The annual business meeting came next. As a backdrop, banners of the Regions were arrayed against the wall. We noticed a new one from Maine. Robert Hunting told us it was created by a lobsterman-Janeite. We also saw Eastern Pennsylvania’s replica of Jane Austen holding Emma, the only one of her novels published in North America in her lifetime, issued in Philadelphia in 1816 (only four copies are known to exist today). At the AGM Treasurer George Brantz revealed the astounding fact that JASNA spent $30 for every member last year, yet members paid only $15 in dues. Murmurs of “retrench!” were heard.
Next came the autographing party, a JASNA favorite event, when the very obliging authors sign their books for JASNA members. We saw Joan Austen-Leigh at work over copies of Mrs. Goddard, Mistress of a School, and Juliet McMaster, pausing from her duties as conference co-coordinator long enough to put her name to her view of Jane Austen’s The Beautiful Cassandra. We also learned about Julia Barrett – really a pseudonym and not a person at all, but two persons, Julia Braun Kessler and Gabrielle Donnelly, who together wrote Presumption: An Entertainment, which is a sequel to Pride and Prejudice.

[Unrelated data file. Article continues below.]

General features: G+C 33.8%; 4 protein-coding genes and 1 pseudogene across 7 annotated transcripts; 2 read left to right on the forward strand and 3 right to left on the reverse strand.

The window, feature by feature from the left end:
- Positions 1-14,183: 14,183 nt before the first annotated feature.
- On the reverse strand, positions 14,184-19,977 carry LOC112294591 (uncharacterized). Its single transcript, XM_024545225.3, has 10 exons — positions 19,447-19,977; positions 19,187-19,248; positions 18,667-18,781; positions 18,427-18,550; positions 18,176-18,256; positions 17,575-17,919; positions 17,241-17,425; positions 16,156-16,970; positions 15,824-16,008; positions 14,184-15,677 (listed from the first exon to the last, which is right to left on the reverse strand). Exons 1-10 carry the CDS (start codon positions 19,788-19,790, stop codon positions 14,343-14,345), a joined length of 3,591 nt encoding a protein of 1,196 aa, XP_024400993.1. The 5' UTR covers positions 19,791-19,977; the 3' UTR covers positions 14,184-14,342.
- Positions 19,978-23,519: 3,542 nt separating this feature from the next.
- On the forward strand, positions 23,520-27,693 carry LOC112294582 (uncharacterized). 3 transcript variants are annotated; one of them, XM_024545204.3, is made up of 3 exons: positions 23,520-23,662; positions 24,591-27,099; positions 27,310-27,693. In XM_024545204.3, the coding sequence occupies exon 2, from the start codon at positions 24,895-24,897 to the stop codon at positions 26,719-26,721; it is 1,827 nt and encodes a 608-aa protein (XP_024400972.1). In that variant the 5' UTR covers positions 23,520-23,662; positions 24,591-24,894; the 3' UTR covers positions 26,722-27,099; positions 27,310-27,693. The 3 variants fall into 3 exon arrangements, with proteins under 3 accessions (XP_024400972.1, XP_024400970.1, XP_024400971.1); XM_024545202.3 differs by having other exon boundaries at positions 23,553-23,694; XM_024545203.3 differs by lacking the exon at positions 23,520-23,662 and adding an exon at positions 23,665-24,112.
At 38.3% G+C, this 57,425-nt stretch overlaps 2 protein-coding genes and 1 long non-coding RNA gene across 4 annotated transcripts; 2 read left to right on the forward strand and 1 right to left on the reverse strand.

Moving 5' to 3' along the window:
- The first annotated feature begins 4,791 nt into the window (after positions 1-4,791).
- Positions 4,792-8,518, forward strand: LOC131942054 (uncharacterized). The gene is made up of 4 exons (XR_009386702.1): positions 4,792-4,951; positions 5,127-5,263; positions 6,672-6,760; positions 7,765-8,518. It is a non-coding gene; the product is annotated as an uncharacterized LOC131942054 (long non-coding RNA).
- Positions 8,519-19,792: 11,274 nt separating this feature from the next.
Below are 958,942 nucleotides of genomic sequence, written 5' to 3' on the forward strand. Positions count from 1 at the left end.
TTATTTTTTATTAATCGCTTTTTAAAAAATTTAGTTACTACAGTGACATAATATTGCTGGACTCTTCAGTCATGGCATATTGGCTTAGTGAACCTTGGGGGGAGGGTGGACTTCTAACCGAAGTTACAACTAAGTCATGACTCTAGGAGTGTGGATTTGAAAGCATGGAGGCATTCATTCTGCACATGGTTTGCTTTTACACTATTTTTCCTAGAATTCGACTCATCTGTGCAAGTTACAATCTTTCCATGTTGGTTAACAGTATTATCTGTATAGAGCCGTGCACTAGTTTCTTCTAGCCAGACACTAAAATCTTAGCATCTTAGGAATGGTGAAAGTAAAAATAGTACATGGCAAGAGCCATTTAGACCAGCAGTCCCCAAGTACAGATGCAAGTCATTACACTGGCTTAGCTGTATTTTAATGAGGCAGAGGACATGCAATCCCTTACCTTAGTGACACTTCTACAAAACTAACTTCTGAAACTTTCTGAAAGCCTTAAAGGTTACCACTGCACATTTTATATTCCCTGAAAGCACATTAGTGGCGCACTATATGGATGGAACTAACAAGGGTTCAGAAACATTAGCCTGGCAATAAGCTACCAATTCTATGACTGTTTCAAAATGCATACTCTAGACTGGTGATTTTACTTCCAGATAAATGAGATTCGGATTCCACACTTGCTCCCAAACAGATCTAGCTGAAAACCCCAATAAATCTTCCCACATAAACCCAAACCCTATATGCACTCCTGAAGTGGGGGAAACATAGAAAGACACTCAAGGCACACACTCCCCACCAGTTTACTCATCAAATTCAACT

At 7 p.m. we found ourselves in the banquet hall, realizing that we were in what only that morning had been a “classroom” and the night before a “theatre.” Only the gigantic head of a moose looking down on us from his vantage point midway up a massive stone fireplace seemed to remain the same! It was an evening of amusements and entertainments. The first thing to catch our eye were the “medicine stones” and packets of Alberta wildflower seeds placed on the tables as favors. We were seated near Karys Van de Pitte, the dedicated secretary-treasurer of the conference, who admitted that her life had not been ordinary for some weeks past.